Joe Biden pledges to address pay, systemic racism: 'Black and Latino unemployment gap remains too large'
A key pledge in President-elect Joe Biden’s plan to build the nation “back better’’ is to be bolder in addressing the systemic racism that has hindered the advancement of Black Americans, and other people of color, for generations.
The pursuit of racial and economic justice informed the life of Dr. Martin Luther King Jr., whose birth is being celebrated in a national holiday Monday. And along with health care disparities laid bare by the COVID-19 pandemic, and the police abuse brought to light by the killings of George Floyd, Breonna Taylor and countless other African Americans, economic inequality is front and center in the national consciousness.
"These crises have ripped the blinders off the systemic racism in America,'' Biden said of COVID-19 and the nation's struggling economy in written remarks delivered Dec. 11, when he announced nominees to his governing team.
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"The Black and Latino unemployment gap remains too large,'' he continued. "And communities of color are left to ask whether they will ever be able to break the cycle where in good times they lag, in bad times they are hit first and the hardest, and in recovery they take the longest to bounce back."
Biden's proposals include boosting lending to entrepreneurs of color; creating and restoring parks and infrastructure in Black, Latino and indigenous communities; and empowering the Equal Employment Opportunity Commission to more forcefully root out discrimination in the workplace. He will take office Wednesday.
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But the challenge of narrowing a racial gap that spans areas from homeownership to wages to property taxes is vast.
While the Biden-Harris administration has outlined "solid proposals'' to challenge some economic inequities, to significantly "rectify racial and socioeconomic disparities that exist within Black communities, they need to address the root causes of these issues,'' says Arisha Hatch, vice president and chief of campaigns for the racial justice group Color Of Change.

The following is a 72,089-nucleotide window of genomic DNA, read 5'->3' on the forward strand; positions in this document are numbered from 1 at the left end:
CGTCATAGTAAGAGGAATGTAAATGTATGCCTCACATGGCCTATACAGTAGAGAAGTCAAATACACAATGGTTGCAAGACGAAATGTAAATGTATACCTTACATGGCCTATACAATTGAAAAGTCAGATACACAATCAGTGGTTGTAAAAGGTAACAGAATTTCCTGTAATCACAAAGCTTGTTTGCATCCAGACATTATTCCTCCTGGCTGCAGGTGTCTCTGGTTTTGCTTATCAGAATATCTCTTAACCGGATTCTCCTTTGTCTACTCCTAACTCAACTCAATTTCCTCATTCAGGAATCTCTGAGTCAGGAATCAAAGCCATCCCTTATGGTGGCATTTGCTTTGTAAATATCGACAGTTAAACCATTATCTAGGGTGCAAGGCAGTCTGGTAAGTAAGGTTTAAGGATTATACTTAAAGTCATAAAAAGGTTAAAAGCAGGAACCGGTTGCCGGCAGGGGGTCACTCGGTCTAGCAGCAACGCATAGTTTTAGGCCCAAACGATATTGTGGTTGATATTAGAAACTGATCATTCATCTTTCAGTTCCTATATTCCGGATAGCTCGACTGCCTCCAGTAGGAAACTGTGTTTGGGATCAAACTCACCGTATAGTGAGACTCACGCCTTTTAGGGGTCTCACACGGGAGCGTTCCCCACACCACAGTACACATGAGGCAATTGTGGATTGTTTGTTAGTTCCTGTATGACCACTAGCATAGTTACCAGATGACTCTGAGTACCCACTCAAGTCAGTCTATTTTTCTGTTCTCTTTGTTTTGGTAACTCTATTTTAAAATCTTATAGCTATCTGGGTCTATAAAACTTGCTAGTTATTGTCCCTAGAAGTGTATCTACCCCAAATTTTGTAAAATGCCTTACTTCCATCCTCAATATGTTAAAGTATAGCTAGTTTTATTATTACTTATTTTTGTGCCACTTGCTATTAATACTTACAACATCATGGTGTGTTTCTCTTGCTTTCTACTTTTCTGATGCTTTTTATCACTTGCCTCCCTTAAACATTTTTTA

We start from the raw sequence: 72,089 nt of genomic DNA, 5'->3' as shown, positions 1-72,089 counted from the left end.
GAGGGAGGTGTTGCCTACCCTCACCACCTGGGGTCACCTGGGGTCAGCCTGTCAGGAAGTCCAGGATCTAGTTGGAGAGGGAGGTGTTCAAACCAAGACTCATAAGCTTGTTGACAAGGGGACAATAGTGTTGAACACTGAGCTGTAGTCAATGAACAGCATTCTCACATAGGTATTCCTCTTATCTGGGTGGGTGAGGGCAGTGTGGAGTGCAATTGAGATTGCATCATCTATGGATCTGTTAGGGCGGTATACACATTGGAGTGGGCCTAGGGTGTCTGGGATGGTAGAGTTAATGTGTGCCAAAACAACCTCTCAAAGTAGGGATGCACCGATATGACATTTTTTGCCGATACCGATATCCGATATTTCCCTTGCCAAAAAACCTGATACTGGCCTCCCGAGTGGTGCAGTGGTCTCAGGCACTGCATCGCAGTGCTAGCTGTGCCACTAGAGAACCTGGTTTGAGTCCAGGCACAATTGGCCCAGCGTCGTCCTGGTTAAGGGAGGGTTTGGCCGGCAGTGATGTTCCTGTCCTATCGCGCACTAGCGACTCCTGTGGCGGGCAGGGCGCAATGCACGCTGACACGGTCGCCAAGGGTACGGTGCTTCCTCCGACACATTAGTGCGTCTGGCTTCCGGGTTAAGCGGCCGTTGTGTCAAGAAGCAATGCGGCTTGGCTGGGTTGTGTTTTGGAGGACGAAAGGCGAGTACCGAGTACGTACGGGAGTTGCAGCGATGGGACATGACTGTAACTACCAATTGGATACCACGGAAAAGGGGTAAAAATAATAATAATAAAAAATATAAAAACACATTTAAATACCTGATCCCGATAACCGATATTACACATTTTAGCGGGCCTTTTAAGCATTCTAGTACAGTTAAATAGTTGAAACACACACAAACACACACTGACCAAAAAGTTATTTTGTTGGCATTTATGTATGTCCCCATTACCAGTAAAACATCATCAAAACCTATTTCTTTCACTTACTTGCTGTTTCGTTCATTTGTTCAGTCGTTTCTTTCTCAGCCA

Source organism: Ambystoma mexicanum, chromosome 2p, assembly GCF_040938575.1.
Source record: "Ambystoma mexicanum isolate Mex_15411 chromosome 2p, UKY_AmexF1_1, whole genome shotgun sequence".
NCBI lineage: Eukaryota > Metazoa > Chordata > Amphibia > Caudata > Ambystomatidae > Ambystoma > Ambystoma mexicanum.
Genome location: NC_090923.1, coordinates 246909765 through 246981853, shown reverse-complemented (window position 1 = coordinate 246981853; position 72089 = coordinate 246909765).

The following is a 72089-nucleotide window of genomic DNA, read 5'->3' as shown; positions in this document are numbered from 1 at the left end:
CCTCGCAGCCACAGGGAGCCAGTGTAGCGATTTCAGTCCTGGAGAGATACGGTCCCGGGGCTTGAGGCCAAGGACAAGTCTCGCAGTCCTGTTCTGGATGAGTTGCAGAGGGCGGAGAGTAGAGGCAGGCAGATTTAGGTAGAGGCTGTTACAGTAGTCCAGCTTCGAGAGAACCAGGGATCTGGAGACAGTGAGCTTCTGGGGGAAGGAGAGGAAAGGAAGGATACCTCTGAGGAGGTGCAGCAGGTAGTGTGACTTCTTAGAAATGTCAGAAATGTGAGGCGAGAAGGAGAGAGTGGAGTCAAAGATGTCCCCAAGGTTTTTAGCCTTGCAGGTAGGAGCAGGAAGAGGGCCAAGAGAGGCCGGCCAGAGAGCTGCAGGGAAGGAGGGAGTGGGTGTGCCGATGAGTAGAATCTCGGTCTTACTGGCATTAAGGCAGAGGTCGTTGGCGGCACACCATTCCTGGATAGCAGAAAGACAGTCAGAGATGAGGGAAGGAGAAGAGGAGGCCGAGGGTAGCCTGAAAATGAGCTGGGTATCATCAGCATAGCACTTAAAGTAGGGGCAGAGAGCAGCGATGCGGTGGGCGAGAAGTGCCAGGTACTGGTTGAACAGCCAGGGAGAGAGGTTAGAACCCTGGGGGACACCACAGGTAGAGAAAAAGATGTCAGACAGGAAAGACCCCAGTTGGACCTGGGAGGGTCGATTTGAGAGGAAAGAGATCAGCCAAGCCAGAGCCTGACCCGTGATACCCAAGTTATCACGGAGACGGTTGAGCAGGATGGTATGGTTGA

"With the systemic racism that has locked us out of job opportunities, education, and access to health care,'' Hatch said, "it’s going to take more than well-intentioned plans to close the racial wealth gap for Black communities."
Black homeownership: Lowest level in 50 years
An array of policies, practices and in some cases, outright violence, have impeded the ability of African Americans to own, or hold onto, their own homes, a key asset for building wealth.
In 2019, homeownership among whites stood at 73.3% compared with a homeownership rate of 42.8% among Black households, the widest gap since 1983, according to Harvard University’s State of the Nation's Housing 2020 report, sponsored by Habitat for Humanity.
The economic fallout from the coronavirus pandemic may make that disparity even greater.
While 36% of homeowners lost pay from March through September, 41% of African American homeowners saw a drop in income according to the Harvard report, citing data from the Census Bureau’s Household Pulse Survey. And at the end of September, 17% of African Americans who owned a home were behind on paying their mortgage versus 7% of whites, the report said.
The Fair Housing Act of 1968 outlawed housing discrimination. But "these barriers continue," says Kilolo Kijakazi, an Institute Fellow with the Urban Institute, a think tank focused on economic and social policy.
Homebuyers of color, for instance, were frequently steered toward high-interest subprime loans that are more difficult to repay, even when those same customers qualified for more affordable lending options. That left them more vulnerable to potentially losing their homes.
The subprime lending crisis contributed to the Great Recession that began in 2007.
"African American homeownership is at the lowest level that it’s been in 50 years in part due to some of the loss incurred after the subprime lending debacle,’’ Kijakazi says.
Lack of homeownership creates a domino effect, depriving families of assets to hand down, and equity that can be tapped to seed a business, pay for unexpected expenses like medical care, or to fund higher education.
"If you're Black and your parents didn’t own a home, you're more likely to take out loans,'' says Andre Perry, a senior fellow in the Metropolitan Policy Program at Brookings, and author of "Know Your Price: Valuing Black Lives and Property in America’s Black Cities." "So wealth begets wealth. But a lack of wealth also begets debt, and that's what's happening all across the country."
Destruction and theft of property
And then there was theft. In perhaps the first documented theft of Black people's property, Virginia's 1705 law took and sold off possessions belonging to "any slave,'' and the profits were directed to benefit "the poor,'' according to "Stamped From The Beginning'' by anti-racism scholar Ibram X. Kendi.
"The story would be told many times in American history,'' Kendi wrote. "Black property legally or illegally seized, the resulting Black destitution blamed on Black inferiority, the past discrimination ignored when the blame was assigned.''
In the 19th and early decades of the 20th century, white mobs frequently attacked and destroyed thriving Black communities.